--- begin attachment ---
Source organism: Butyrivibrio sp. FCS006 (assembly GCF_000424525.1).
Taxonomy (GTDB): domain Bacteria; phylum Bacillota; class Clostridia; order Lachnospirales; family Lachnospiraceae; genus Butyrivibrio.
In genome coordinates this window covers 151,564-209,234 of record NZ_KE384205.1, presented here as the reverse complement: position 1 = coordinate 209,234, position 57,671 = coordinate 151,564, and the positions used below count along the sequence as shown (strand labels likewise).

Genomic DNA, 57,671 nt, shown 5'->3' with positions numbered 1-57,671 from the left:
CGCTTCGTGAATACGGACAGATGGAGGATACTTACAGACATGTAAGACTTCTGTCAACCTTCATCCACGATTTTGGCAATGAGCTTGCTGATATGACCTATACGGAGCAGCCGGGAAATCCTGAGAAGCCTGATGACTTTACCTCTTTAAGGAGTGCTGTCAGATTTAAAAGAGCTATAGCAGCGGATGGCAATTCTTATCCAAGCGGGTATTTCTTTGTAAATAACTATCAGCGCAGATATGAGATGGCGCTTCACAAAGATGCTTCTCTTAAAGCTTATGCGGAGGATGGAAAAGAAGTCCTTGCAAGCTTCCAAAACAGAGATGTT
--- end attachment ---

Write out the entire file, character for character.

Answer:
Source organism: Butyrivibrio sp. FCS006 (assembly GCF_000424525.1).
Taxonomy (GTDB): domain Bacteria; phylum Bacillota; class Clostridia; order Lachnospirales; family Lachnospiraceae; genus Butyrivibrio.
In genome coordinates this window covers 151,564-209,234 of record NZ_KE384205.1, presented here as the reverse complement: position 1 = coordinate 209,234, position 57,671 = coordinate 151,564, and the positions used below count along the sequence as shown (strand labels likewise).

Genomic DNA, 57,671 nt, shown 5'->3' with positions numbered 1-57,671 from the left:
CGCTTCGTGAATACGGACAGATGGAGGATACTTACAGACATGTAAGACTTCTGTCAACCTTCATCCACGATTTTGGCAATGAGCTTGCTGATATGACCTATACGGAGCAGCCGGGAAATCCTGAGAAGCCTGATGACTTTACCTCTTTAAGGAGTGCTGTCAGATTTAAAAGAGCTATAGCAGCGGATGGCAATTCTTATCCAAGCGGGTATTTCTTTGTAAATAACTATCAGCGCAGATATGAGATGGCGCTTCACAAAGATGCTTCTCTTAAAGCTTATGCGGAGGATGGAAAAGAAGTCCTTGCAAGCTTCCAAAACAGAGATGTT